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Surveillance in Personal Injury Cases – What You Need to Know
If you are a plaintiff in a personal injury case, you can reasonable expect that at some point during your case, you will be surveilled by a private investigator. Insurance companies typically contract the services of personal investigators to photograph and film plaintiffs. They do this to make sure a plaintiff’s behavior is consistent with their injuries. As an injured person, it’s important to know what to expect regarding surveillance, as well as how you should conduct yourself on a daily basis, and how you can limit your exposure.
What Rights Do Private Investigators Have When Conducting Surveillance?
As long as a P.I. is not trespassing on your private property, he or she can record you anytime and almost anywhere. While it may seem intrusive, the law in New York allows P.I.’s to surveil with near impunity. For example, if a P.I. is parked in your neighborhood and you’re on your front lawn, or even in your living room, the P.I. is authorized to record you. This footage could ultimately be used as evidence against you, should the defense believe it serves to discredit your injury claim.
There are some exceptions regarding the rights of private investigators and surveillance, however. A private investigator may not record you in any area where you have a “reasonable expectation of privacy”, such as a bathroom. Private investigators are also barred from trespassing on private property to record or set up hidden cameras. Other than these exceptions, private investigators can surveil you in any location.
How Private Investigators Learn Personal Information About Plaintiffs
There are several ways private investigators learn about plaintiffs. Typically, defense attorneys will ask very personal questions during depositions. Responses to these questions often give them enough information to relay potential habits to private investigators. For example, lawyers may ask plaintiffs what their typical day looks like, where they go to church, where they get coffee, etc. Based on answers to these questions, attorneys will hire private investigators to follow up.
Private investigators will then begin to study plaintiffs’ habits, often following them from their homes and observing their daily routines. Private investigators are trained to be discrete, so it’s likely the average person would never know they were being observed. This is where adherence to normal behavior becomes a key factor.
Even if you were seriously injured, it’s likely some days will be better than others, and you may feel more active than usual. Understandably, this could spark a desire to get out and jog, walk more than usual, etc. If this behavior would constitute a marked departure from your norm, the defense would not hesitate to use it as evidence to discredit the severity of your injuries
Social media is another important way in which private investigators glean information about injured plaintiffs. Because pictures and text posted to social media accounts are considered public information, private investigators have the right to take these things and give them to the defense, who may use them as evidence. For example, if you claimed to be bed-ridden after breaking your back, but posted a picture of you at the beach in a wheelchair (or outside of your house in general), the defense could use this to discredit your claim of being bed-ridden, even though you are clearly still injured.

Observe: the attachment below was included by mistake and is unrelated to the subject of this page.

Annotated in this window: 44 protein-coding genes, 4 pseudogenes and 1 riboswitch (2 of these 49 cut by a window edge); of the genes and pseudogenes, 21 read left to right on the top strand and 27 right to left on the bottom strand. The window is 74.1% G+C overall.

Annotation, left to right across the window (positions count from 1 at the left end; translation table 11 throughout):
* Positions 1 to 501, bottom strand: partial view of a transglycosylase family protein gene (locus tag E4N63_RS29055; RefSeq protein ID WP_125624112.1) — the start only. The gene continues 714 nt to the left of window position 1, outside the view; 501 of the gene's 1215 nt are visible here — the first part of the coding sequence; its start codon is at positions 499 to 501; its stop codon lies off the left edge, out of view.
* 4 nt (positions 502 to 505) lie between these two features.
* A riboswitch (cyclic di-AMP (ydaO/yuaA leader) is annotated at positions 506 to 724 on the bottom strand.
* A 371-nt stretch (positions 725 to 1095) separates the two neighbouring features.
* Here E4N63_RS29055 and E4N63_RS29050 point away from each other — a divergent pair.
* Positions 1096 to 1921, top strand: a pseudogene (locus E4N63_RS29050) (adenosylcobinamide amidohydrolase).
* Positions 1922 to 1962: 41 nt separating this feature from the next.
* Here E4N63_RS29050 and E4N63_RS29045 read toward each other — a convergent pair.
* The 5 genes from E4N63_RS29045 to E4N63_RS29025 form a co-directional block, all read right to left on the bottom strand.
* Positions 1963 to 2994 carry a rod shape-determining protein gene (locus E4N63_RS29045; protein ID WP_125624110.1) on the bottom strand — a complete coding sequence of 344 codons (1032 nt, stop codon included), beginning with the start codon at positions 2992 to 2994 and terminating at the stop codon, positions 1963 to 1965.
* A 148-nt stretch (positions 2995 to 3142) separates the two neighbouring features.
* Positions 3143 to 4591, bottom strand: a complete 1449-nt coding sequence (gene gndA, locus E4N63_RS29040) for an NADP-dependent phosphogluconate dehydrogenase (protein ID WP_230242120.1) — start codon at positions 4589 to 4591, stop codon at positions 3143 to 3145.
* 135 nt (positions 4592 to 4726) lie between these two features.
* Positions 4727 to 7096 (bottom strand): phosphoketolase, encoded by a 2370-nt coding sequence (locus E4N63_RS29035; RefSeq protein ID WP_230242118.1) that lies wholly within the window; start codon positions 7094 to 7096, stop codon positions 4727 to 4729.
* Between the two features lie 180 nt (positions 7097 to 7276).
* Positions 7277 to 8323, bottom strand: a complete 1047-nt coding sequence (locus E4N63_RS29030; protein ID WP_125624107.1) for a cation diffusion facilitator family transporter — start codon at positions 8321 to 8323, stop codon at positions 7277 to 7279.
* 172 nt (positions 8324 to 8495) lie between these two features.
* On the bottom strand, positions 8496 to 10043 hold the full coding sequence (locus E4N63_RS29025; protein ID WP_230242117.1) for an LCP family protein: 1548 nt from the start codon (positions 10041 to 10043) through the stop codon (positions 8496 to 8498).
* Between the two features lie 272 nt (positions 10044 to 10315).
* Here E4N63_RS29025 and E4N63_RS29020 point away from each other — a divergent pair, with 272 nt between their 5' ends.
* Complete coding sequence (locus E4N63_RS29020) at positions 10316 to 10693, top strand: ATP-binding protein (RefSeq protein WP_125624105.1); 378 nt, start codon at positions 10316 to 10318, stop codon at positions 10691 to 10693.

How You Should Conduct Yourself Day-to-Day
As was discussed earlier, private investigators search for any deviation from what may be normal behavior after an accident, or any behavior that might discredit the impact of your injuries. Because of this, it is important to maintain strict adherence to your behavioral norm throughout the duration of your case.
For example, if you were to have an injury that resulted in permanent usage of a cane to walk, it’s very important that you continue to use the cane. Even though there will likely be days where you feel better and maybe don’t need it, it’s important not to provide the defense with any evidence that could discredit the seriousness of your injury.
As for social media, the same logic is true. Avoid posting images or text that may contradict or minimize your injuries. Also, be mindful of what others post of you, because its likely a P.I. will be closely monitoring your friends’ social media profiles as well.
Because private investigators are trained to be thorough, limiting your exposure to their surveillance can be difficult, but there are a few things you can do to increase your privacy.
Even though it may be an uncomfortable thing to have to do, consider closing the blinds in your home during your case. Because private investigators are authorized to record activities in your home (excluding the bathroom), closing the blinds allows you more autonomy and privacy.
Also, consider making your social media accounts private. Both Facebook and Instagram have options to make your profile “private.” This option allows only those you’ve accepted as friends to view your content. If you do utilize this option, be very careful about who you accept as friends going forward. A private investigator could, in theory, create a fake account to try and infiltrate your profile. If you’re careless with who you allow to be your friends and followers, you could compromise the privacy that this option affords you.
Though it may be intrusive and uncomfortable to have to deal with a private investigator’s surveillance, it’s normal procedure in a personal injury case. It’s important to consider your conduct on a daily basis so as not to provide the defense with evidence that could harm your case. If your conduct is consistent with your injuries, the defendant’s surveillance will not likely decrease the value of your case.